By Edie Johnson
This scene, on Broadway in Newburgh shows how eerily close to death the desperate, the homeless and poor can get. Even more frightening is that it was both following and just before heavy rainfall. While this shot was taken early morning on Tuesday in the City of Newburgh, with statistics pointing to bankruptcy among all seniors rising over 500% it can happen anywhere. With an all too brief change of luck it could happen to any of us. Major cities in our area like Newburgh, Port Jervis and Middletown may be at more risk of public poverty, but despite government claims of a booming economy those at lower economic levels continue to struggle both physically and emotionally, often ending in a deathly spiral of both physical and mental health.
Great efforts are being made locally to help the poor, the lonely, and the disturbed, especially in the City of Newburgh, as can be seen in this week’s National Night Out . Special Ops made burgers and strode down the streets chatting with residents while boxers gave their all onstage, music filled the air, and venue tables lined the sidewalks. Social Service groups try and try and try again to help the needy. But at the end of the night there are still many who look for a corner to huddle or a park to sleep in. The most needy must be in serious danger to themselves or others for a temporary commitment.
In Newburgh this kind of scene can be found daily behind strip malls and abandoned buildings. While on patrol, or if they receive calls from concerned citizens, the police notify a new Mobile Mental Health Unit. The individual is talked to, evaluated as to level of danger to self or others, and encouraged to seek mental health and/or counsel for help with Safe Homes. The Cornwall Emergency Room was once a resource for the borderline troubled, now closed. Still there are many that remain on the streets, many huddling under storefronts during storms. Others end up perishing, either on the street or in an emergency room.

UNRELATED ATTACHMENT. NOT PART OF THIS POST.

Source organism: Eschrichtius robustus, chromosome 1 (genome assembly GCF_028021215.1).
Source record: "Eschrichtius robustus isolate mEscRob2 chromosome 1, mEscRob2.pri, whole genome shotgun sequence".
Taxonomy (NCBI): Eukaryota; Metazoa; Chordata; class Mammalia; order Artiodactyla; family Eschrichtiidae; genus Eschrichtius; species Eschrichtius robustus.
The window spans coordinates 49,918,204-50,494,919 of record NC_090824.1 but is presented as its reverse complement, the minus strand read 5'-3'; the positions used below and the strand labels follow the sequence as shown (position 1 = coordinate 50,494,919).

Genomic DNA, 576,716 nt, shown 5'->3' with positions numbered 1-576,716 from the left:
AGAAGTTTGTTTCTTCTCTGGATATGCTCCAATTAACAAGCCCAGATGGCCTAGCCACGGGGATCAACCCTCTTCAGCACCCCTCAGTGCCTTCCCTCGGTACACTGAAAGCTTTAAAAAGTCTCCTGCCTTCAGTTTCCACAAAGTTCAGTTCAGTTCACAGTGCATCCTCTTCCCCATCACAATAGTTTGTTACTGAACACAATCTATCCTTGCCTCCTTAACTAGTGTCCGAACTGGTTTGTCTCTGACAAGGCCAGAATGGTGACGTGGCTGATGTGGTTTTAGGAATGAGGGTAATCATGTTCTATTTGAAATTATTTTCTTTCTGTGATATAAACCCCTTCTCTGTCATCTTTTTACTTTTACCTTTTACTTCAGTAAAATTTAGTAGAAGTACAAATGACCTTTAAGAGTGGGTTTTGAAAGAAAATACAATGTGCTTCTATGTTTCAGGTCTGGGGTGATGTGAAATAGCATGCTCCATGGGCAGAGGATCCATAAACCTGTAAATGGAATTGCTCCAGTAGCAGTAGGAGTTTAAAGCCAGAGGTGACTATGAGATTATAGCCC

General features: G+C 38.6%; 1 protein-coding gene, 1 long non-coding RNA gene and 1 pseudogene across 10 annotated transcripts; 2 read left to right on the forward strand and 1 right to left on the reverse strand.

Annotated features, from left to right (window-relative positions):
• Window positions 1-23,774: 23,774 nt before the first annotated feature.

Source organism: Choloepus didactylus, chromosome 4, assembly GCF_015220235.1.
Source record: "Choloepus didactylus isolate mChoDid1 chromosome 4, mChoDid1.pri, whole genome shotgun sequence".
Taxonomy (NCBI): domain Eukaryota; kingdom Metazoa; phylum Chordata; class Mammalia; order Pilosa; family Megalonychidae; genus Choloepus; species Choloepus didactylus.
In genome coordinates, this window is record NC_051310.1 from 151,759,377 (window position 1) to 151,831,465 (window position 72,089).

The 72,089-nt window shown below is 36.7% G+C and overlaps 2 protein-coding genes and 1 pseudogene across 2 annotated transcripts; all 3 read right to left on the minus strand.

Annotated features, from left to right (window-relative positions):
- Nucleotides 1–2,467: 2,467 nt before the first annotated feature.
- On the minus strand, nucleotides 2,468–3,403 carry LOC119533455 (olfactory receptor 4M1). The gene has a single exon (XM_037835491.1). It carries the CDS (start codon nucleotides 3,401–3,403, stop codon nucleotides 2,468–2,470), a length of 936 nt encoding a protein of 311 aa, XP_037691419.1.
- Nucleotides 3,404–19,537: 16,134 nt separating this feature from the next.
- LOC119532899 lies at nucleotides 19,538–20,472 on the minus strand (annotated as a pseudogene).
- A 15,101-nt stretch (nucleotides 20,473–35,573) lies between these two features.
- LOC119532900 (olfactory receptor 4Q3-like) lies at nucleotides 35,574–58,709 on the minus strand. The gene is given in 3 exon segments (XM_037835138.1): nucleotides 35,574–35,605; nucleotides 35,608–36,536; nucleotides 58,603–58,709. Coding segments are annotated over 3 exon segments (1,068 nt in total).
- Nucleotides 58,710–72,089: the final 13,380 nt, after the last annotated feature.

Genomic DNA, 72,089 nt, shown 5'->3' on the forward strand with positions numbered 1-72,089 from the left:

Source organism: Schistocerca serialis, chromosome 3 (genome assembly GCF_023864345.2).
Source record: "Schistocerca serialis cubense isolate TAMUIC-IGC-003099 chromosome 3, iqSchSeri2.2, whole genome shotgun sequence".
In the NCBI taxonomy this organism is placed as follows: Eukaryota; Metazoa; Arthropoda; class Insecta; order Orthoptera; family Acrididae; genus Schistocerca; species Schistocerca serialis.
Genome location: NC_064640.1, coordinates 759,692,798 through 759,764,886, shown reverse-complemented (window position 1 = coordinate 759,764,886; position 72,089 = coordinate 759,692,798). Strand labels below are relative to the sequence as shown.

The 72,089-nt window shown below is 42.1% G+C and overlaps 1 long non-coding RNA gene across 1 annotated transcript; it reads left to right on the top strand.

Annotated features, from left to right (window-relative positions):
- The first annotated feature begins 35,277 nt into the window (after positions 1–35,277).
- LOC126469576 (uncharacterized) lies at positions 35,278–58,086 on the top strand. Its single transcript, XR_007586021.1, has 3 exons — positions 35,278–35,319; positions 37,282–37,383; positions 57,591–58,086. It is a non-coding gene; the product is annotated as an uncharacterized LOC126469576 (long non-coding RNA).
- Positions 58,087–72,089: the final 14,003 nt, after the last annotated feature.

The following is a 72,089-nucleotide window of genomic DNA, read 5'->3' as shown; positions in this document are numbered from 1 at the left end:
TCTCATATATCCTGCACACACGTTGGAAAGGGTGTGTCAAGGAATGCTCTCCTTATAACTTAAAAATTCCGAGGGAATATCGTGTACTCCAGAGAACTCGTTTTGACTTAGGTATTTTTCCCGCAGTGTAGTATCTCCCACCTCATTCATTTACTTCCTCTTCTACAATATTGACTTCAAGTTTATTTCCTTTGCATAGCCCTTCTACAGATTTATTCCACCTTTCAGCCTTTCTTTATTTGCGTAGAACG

Seniors and others on borderline poverty incomes in more “wealthy” neighborhoods do not sleep on the streets. But it is not unheard of to hear they have been found clutching to a home they are in fear of losing to foreclosure, and authorities have found more than a few trying to live on cat food and/or bread. For Sale signs and the long list foreclosure offerings from the County give a glimpse into that story.
These are the alternatives that many now live in, and many are saying we should take a long hard look at whether it offers an advantage over the kinds of institutional care that were offered 30 or 40 years ago, care that especially if improved with some new mental health techniques , might offer a better future for those in trouble, as well as more safety for the general public, from individuals at risk of harming both themselves and others.
(Photo by Bob McCormick)